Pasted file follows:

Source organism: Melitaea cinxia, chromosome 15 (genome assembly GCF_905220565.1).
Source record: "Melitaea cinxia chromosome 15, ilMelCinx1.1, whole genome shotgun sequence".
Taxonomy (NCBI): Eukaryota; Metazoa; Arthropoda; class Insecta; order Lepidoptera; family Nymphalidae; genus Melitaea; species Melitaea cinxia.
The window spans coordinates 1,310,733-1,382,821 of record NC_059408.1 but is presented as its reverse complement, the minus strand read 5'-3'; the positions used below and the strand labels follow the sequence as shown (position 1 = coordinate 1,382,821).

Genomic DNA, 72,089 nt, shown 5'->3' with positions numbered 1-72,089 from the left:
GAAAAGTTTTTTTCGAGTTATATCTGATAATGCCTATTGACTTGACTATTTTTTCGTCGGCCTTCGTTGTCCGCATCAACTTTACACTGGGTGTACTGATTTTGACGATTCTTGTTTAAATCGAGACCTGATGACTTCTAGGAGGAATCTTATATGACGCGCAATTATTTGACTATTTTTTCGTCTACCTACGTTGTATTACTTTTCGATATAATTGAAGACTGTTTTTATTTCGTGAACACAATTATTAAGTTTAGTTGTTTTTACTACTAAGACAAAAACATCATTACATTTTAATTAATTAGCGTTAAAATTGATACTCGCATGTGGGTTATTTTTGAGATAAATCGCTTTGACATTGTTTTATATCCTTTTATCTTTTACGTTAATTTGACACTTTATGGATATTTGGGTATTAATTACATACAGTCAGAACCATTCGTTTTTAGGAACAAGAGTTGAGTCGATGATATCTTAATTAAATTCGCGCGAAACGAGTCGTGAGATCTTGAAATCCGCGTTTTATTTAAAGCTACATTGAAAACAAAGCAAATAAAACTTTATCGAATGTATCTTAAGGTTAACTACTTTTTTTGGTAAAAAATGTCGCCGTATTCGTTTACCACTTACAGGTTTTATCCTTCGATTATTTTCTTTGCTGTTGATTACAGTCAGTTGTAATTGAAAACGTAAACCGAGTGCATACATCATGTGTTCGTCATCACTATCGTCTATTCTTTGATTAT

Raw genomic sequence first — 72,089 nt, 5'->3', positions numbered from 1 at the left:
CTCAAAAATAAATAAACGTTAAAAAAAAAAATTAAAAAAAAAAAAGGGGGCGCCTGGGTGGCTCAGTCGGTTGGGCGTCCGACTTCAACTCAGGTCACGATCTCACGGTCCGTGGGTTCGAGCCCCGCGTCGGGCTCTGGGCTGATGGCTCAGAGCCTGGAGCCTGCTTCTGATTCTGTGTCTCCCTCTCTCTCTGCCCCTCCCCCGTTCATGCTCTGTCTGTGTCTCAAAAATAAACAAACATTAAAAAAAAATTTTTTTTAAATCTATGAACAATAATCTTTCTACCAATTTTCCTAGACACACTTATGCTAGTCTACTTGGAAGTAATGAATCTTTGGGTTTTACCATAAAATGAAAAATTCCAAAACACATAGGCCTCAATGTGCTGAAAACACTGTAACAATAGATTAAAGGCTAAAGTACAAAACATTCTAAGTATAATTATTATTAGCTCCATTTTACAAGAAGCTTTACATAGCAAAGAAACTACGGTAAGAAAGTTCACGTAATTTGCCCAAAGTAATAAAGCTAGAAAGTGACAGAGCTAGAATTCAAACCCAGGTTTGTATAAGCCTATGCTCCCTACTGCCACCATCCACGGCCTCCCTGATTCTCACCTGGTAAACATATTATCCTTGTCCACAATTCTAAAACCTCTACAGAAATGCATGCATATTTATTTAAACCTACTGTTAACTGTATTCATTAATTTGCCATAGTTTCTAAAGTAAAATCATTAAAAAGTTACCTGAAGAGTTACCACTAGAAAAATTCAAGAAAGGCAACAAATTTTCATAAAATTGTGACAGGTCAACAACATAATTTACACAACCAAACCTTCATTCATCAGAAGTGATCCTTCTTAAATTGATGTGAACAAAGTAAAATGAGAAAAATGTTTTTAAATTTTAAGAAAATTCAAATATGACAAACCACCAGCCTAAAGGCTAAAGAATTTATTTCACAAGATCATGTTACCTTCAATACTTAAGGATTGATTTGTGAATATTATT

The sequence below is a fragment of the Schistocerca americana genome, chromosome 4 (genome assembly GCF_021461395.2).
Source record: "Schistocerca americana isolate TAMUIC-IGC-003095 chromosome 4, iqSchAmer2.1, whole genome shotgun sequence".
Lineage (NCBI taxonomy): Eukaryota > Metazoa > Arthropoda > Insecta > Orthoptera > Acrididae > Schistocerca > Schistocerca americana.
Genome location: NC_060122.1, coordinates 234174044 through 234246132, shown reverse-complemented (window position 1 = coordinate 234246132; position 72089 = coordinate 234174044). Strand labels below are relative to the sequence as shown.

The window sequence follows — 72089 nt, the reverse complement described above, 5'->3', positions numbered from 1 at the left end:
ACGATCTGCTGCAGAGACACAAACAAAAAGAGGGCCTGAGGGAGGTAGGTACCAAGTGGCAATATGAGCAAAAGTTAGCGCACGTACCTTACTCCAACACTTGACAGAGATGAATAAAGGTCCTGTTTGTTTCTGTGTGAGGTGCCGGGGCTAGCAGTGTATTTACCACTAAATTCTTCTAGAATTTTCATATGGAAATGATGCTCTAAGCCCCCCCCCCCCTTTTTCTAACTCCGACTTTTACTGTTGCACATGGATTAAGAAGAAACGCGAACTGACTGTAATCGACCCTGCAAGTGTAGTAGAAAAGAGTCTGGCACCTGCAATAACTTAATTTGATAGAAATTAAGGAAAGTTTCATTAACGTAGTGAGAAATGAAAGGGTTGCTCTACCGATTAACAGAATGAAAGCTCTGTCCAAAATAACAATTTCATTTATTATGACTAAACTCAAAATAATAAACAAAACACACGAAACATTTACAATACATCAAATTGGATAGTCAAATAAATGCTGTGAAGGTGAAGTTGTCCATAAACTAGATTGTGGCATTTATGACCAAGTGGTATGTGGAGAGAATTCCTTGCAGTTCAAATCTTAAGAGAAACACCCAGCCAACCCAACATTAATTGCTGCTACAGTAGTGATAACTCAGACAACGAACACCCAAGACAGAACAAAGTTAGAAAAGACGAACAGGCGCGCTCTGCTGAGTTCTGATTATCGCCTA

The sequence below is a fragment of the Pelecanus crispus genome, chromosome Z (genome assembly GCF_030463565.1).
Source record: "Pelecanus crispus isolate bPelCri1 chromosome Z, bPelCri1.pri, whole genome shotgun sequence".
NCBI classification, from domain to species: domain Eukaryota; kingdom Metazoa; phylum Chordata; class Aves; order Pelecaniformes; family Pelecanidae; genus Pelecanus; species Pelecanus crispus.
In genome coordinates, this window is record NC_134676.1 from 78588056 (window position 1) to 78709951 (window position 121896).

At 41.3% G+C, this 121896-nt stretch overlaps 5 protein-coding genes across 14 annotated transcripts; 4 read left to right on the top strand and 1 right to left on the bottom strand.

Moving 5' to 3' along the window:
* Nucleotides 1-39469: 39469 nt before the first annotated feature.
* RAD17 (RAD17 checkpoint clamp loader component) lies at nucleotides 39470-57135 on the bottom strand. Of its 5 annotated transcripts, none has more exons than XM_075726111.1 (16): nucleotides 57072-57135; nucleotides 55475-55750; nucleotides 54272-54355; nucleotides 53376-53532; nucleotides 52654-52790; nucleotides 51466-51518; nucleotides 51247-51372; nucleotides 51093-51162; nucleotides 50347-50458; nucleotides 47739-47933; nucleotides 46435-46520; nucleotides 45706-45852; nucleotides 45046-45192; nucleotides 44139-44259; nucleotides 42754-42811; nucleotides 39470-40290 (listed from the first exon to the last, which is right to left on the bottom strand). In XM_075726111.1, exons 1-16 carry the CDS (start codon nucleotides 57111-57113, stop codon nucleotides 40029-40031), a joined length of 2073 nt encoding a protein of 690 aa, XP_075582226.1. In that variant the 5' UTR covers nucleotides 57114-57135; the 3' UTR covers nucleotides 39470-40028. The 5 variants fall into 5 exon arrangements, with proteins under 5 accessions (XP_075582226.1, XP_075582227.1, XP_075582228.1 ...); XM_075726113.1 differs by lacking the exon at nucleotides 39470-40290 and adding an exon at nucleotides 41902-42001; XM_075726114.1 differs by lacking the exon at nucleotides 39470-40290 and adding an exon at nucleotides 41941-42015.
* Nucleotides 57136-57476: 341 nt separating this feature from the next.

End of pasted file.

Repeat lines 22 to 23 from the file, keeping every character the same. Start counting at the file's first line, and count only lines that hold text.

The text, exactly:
* RAD17 (RAD17 checkpoint clamp loader component) lies at nucleotides 39470-57135 on the bottom strand. Of its 5 annotated transcripts, none has more exons than XM_075726111.1 (16): nucleotides 57072-57135; nucleotides 55475-55750; nucleotides 54272-54355; nucleotides 53376-53532; nucleotides 52654-52790; nucleotides 51466-51518; nucleotides 51247-51372; nucleotides 51093-51162; nucleotides 50347-50458; nucleotides 47739-47933; nucleotides 46435-46520; nucleotides 45706-45852; nucleotides 45046-45192; nucleotides 44139-44259; nucleotides 42754-42811; nucleotides 39470-40290 (listed from the first exon to the last, which is right to left on the bottom strand). In XM_075726111.1, exons 1-16 carry the CDS (start codon nucleotides 57111-57113, stop codon nucleotides 40029-40031), a joined length of 2073 nt encoding a protein of 690 aa, XP_075582226.1. In that variant the 5' UTR covers nucleotides 57114-57135; the 3' UTR covers nucleotides 39470-40028. The 5 variants fall into 5 exon arrangements, with proteins under 5 accessions (XP_075582226.1, XP_075582227.1, XP_075582228.1 ...); XM_075726113.1 differs by lacking the exon at nucleotides 39470-40290 and adding an exon at nucleotides 41902-42001; XM_075726114.1 differs by lacking the exon at nucleotides 39470-40290 and adding an exon at nucleotides 41941-42015.
* Nucleotides 57136-57476: 341 nt separating this feature from the next.